SECTION 14

New Black Politics

Between 1964 and 1972, the number of black Americans of voting age increased from 10.3 million to 13.5 million. The Voting Rights act, combined with the registration campaigns of SNCC, CORE, and the NAACP, dramatically increased the numbers of registered black voters.

Most black leaders, both from civil rights and the black nationalist movement, agreed that any major electoral victories registered by blacks would occur in major cities. In 1972, 89 U.S. cities had populations exceeding 50,000, in which 20 percent or more of the total population was black. In that year, there were 10 major U.S. cities with total populations of half a million or more in which blacks comprised over 31 percent of voters. Despite these numbers, in 1966, there were no black mayors in major American cities. Even after the implementation of the 1965 Voting Rights Act, black Americans had been locked out of the electoral process as local and state governments systematically kept blacks from achieving elective office. It was clear that any sort of struggle, be it through Black Power or integration, could become relevant to the material interests of blacks only if and when they gained access to the political system.

Charles Diggs, member of the United States House of Representatives.

Charles Diggs, member of the United States House of Representatives.

Source: National Archives and Records Administration.

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In Congress, black representatives began to devise a national strategy to boost the number of black elected officials. In 1969, Representative Charles Diggs of Detroit initiated the Democratic Select Committee, a council of nine black congressmen, to lobby against the Nixon Administration's anti-urban policies. In 1971, after the election of three more black representatives the Congressional Black Caucus (CBC) was formed. During 1971 and 1972, the CBC attempted to represent a "united voice for Black America" in the Congress, and to an extent, across the nation. CBC staff members supported local races of black candidates, lobbied for progressive reforms in job training, health care, welfare, and social service programs, and attempted to fashion a national strategy to increase black political power from local to federal levels. The CBC garnered support from a variety of organizations including the NAACP and black nationalist groups. The result of this cooperation was the 1972 Gary Convention, the largest black political convention in American history.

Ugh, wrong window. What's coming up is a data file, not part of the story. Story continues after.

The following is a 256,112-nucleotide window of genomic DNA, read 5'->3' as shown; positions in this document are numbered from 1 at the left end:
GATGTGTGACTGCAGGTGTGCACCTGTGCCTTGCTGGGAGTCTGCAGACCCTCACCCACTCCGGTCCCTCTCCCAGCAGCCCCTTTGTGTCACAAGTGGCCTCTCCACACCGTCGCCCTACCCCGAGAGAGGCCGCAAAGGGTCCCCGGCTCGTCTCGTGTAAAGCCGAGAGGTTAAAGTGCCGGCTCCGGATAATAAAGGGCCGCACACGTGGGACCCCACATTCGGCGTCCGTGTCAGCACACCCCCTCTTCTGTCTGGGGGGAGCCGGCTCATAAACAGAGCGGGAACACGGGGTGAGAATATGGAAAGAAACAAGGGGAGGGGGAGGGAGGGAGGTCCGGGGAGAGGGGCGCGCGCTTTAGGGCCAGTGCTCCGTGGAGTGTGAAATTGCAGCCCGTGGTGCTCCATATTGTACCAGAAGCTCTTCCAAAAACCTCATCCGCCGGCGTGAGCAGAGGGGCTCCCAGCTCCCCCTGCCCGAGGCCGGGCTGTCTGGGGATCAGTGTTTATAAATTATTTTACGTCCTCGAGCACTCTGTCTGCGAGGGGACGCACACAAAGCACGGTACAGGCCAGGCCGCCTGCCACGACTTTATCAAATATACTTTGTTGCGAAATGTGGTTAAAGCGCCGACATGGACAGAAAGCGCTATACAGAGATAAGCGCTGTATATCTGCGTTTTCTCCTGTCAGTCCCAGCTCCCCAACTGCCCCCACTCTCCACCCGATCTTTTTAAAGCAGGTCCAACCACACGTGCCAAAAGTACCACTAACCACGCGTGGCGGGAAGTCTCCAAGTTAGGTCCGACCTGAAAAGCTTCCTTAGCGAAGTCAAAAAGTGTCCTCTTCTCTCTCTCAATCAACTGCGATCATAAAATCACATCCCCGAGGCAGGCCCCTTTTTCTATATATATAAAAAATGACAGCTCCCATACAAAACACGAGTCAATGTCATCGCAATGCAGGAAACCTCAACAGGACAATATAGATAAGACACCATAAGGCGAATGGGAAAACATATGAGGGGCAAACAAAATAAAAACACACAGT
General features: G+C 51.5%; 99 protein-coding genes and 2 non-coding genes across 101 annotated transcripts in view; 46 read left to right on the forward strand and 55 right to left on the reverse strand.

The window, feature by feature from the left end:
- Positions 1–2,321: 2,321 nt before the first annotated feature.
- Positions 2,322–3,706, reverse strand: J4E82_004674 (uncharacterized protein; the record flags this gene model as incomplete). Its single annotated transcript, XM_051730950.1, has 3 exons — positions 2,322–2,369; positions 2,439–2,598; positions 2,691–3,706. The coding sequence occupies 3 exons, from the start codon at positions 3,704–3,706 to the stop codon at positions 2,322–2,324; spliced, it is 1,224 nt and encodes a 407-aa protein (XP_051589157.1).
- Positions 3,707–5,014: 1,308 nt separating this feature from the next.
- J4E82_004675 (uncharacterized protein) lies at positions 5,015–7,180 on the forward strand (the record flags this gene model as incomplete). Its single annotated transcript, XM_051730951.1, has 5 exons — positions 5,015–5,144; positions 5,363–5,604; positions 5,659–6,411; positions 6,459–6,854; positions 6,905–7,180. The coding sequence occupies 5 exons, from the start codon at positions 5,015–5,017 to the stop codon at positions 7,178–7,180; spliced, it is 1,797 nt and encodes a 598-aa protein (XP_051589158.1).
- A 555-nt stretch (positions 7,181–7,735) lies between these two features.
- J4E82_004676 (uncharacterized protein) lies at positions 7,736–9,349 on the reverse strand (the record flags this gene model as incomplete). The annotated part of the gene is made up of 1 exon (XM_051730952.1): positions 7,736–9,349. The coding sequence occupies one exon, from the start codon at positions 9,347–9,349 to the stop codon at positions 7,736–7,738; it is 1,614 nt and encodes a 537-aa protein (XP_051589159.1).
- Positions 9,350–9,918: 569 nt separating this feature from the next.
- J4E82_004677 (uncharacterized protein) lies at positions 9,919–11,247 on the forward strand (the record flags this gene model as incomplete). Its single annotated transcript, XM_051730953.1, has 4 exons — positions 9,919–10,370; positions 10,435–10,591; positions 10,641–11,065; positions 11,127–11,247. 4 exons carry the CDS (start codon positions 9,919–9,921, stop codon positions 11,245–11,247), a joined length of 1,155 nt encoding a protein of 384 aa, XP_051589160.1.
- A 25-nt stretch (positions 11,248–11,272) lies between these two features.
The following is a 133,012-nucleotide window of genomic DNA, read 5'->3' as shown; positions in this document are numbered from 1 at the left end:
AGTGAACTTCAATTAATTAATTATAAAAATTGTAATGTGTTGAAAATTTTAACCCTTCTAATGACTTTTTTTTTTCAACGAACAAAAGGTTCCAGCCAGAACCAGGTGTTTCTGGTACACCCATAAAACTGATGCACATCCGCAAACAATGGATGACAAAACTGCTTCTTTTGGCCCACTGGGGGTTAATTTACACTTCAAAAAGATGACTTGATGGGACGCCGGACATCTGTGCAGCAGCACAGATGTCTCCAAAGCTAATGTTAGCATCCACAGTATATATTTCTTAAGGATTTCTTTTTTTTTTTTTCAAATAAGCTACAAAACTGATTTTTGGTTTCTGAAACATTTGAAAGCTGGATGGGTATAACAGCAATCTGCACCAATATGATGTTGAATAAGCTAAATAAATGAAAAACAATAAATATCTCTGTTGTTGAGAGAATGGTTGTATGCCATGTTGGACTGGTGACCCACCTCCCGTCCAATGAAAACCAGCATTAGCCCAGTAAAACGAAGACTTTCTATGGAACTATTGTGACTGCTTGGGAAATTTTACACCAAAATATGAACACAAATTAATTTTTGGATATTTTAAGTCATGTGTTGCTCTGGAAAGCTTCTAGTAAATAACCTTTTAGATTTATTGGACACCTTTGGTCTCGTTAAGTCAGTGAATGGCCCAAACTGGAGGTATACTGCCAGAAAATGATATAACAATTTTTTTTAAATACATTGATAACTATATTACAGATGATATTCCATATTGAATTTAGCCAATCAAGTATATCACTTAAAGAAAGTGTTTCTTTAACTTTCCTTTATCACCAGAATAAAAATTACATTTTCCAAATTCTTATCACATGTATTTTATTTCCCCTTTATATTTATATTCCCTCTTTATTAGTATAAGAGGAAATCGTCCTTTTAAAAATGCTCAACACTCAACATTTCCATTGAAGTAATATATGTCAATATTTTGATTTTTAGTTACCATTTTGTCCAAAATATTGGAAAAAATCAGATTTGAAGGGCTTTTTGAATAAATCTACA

Amiri Baraka addressing the Malcom X Festival in San Antonio Park, Oakland, California.

Amiri Baraka addressing the Malcom X Festival in San Antonio Park, Oakland, California.

Source: David Sasaki.

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Almost every faction of the black movement was represented: Jesse Jackson, the former SCLC leader who had recently launched his own Operation PUSH (People United to Save Humanity), Diggs, Roy Innis of CORE, Amiri Baraka, among others. The convention established a political formation, the National Black Political Assembly, which would help elect black mayors, congressional representatives, and other officials, as well as mobilize poor and working-class blacks at neighborhood levels. The collective vision of the convention represented a desire to seize electoral control of America's major cities and to move the black masses from the politics of desegregation to the politics of socioeconomic citizenship.

Related Resources

The Gary Declaration: Black Politics at the Crossroads.
National Black Political Convention, 1972.
Barbara Jordan: Statement on the Articles of Impeachment.
Delivered 25 July 1974, House Judiciary Committee.
Charles Diggs, member of the United States House of Representatives.

Charles Diggs, member of the United States House of Representatives.
Source: National Archives and Records Administration.

Amiri Baraka addressing the Malcom X Festival in San Antonio Park, Oakland, California.

Amiri Baraka addressing the Malcom X Festival in San Antonio Park, Oakland, California.
Source: David Sasaki.

Jesse Jackson Campaign Speech.

Jesse Jackson Campaign Speech.
Rev. Jesse Jackson gives an enthusiastic speech during his presidential campaign in 1983. Source: Associated Press Television News Limited/Getty Images.